For Nike, bringing that kind of French allure to sport was essential. “We always seek to work with collaborators that offer up something we don’t have as a brand,” says Jarrett Reynolds, Nike’s vice president of Catalyst Apparel Design, which fosters the brand’s more innovative partnerships. “Simon’s superpower is the sensuality of his design and his emotion… he can take the mundane and make it really special.”
Photo: Pablo di Prima
Among the special things in the 15-​piece collection are Humara sneakers with a tiny swoosh; a pleated skirt that calls to mind the on-court uniforms of Jacquemus’s favorite players, Emma Raducanu and Naomi Osaka; and a bucket hat for hikers and bikers of all genders. “I wanted to use this collection to speak to a larger audience,” Jacquemus says. “It was super important to me also for this to not be an elitist collaboration – to have something that everyone can wear.”
The partnership, which is ongoing, will only help Jacquemus expand his impact. Without divulging too much, he alludes to what’s next: “The collection will grow – maybe something more Nike is coming, and then something more in between.” Menswear seems like a must. But in the immediate future, look for Nike X Jacquemus in the backyards of Beaverton, on the hiking trails of Marseille – Simon’s favorites – and everywhere in between.
Maybe even the courts of the French Open, I ask? Jacquemus brightly smiles at the suggestion. “That would be cute!”
Photo: Pablo di Prima
Creative Direction by Simon Porte Jacquemus. 
Read Next: Virgil Abloh-Designed Louis Vuitton x Nike Air Force 1s Sell for US $25.3 Million at Sotheby’s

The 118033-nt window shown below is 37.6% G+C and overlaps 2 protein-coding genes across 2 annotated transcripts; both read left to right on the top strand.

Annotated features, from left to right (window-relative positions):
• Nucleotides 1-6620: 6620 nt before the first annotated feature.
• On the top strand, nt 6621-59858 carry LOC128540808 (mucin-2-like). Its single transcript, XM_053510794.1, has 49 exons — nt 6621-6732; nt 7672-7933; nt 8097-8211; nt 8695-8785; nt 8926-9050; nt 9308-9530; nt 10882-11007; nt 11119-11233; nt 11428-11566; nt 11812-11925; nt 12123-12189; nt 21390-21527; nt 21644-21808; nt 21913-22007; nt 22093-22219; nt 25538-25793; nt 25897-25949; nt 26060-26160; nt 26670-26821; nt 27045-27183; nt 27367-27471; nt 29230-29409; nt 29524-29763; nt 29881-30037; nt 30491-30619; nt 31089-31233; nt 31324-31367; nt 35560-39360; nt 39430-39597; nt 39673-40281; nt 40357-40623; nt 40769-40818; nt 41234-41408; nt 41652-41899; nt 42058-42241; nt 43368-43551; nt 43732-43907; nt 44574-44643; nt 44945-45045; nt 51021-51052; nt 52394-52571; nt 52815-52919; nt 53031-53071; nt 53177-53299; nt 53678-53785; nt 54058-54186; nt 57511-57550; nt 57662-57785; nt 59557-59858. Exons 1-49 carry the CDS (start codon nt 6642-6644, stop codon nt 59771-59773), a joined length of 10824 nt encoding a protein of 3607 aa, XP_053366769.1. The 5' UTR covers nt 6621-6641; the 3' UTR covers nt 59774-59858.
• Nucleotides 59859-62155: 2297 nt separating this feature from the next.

Originally published on

Nike’s Upcoming ‘Link’ Sneaker Is Entirely Glueless

Nike’s Upcoming ‘Link’ Sneaker Is Entirely Glueless

Nike’s latest shoe — the “Link” — is glueless and designed for disassembly.Debuting in June, the three-part Link (put together like interlocking puzzle pieces) will be part of two model releases showcasing Nike’s innovative strides on its circular design pathway. Any Nike store offering the Recycling & Donation service can take back the shoes, although given the brand’s stance on durability — it’s unlikely that will happen anytime soon. The shoes stand up to the same wear life as conventionally manufactured ones.
In the meantime, customers can anticipate the arrival of Link’s second model.
The latter advancement, dubbed “Link Axis,” features 100 percent recycled polyester in its Flyknit upper, 100 percent recycled thermoplastic polyurethane tooling and 20 percent recycled TPU content in its shell caging, made possible by scrap airbag material.

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The first Link release in June will retail for $225, while the Link Axis, which is on display at the Vitra Design Museum in Germany, will arrive in 2023.
Rather than traditional cut-and-sew methods employed in the Link, the Link Axis is engineered with a precise fit from the team behind it all.
For this, Nike’s ISPA team (with ISPA standing for improvise, scavenge, protect, adapt) was put to the task. As with other efforts under Nike’s net-zero journey under “Move to Zero,” like Nike’s Space Hippie shoe that uses upcycled manufacturing waste, the design philosophy challenges creators to experiment, break molds and reimagine products.
Nike also has explored interlocking designs in past footwear renditions like the 2003 Presto Clip and, on the rarer side, the 2005 Zvezdochka (currently with an asking price of $1,071 on StockX), the latest shoes line up more squarely with Nike’s ambitions.
Acknowledging the progress over decades, Nike’s Darryl Matthews, vice president, catalyst footwear product design, told WWD: “What we see in common is a willingness to question even some of our very basic assumptions about what constitutes footwear: what a shoe can look like, how it’s made, what it’s made from and what the experience of wearing it can be. Both projects demonstrate how circular design thinking can lead us to new places that then move the world forward.”
Matthews added that ISPA hopes to “galvanize” greater creative experimentation across Nike Design and beyond.

Nike’s second model of its Link shoe is the “Link Axis,” slated for 2023.
Courtesy Nike